Rooftop of the World
There is nothing beautiful than feeling like top of the world. A incredible scene on the way to the foot of Himalayas.
Photo on the way to Badrinath, Uttarakand, India
The Himalayas are one of the youngest but the highest (29029 feet) mountain ranges on the planet and are the third largest deposit of ice and snow in the world, after Antarctica and the Arctic.
The Himalayas developed in the collision of two tectonic plates called the Eurasian and Indo-Australian plates. The interaction of the two plates about 20 million years ago pushed India and Tibet together, forming the Himalayas when they collided.
The mountain range varies in width from 62 to 248 miles wide. The Himalayas stretch across the northeastern portion of India. They cover approximately 1,500 mi (2,400 km) and pass through the nations of India, Pakistan, Afghanistan, China, Bhutan and Nepal. The Himalayas are home to famous mountain peaks that are the first, second and third highest peaks on the planet and climbing destinations. These peaks include Mt. Everest (the highest), Karakoram (K2) and Kanchenjunga, respectively.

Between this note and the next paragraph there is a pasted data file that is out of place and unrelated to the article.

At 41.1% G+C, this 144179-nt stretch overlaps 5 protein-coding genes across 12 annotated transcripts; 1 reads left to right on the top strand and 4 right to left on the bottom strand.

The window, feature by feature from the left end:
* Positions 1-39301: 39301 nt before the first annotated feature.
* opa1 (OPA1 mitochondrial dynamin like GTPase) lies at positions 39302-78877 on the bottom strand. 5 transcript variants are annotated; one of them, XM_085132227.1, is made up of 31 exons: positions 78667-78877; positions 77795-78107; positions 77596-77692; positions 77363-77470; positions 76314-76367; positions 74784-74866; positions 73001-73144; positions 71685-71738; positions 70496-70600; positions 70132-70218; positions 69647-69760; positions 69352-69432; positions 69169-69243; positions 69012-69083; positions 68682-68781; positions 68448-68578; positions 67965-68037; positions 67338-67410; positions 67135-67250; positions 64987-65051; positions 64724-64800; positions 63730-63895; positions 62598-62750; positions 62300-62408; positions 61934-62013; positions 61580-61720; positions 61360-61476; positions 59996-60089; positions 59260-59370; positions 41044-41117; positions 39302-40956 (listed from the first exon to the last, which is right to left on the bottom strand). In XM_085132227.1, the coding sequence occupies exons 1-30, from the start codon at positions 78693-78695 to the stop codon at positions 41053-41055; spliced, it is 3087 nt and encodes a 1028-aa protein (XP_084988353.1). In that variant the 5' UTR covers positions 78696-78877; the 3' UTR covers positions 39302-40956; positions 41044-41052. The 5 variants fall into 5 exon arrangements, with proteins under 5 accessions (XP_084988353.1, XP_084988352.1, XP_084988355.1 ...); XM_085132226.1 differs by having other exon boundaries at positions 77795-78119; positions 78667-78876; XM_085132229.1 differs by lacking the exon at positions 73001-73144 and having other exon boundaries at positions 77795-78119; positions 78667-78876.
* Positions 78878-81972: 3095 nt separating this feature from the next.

In 1953, Sir Edmund Hillary and Sherpa mountaineer Tenzing Norgay were the first people to successfully climb to the summit of Everest.
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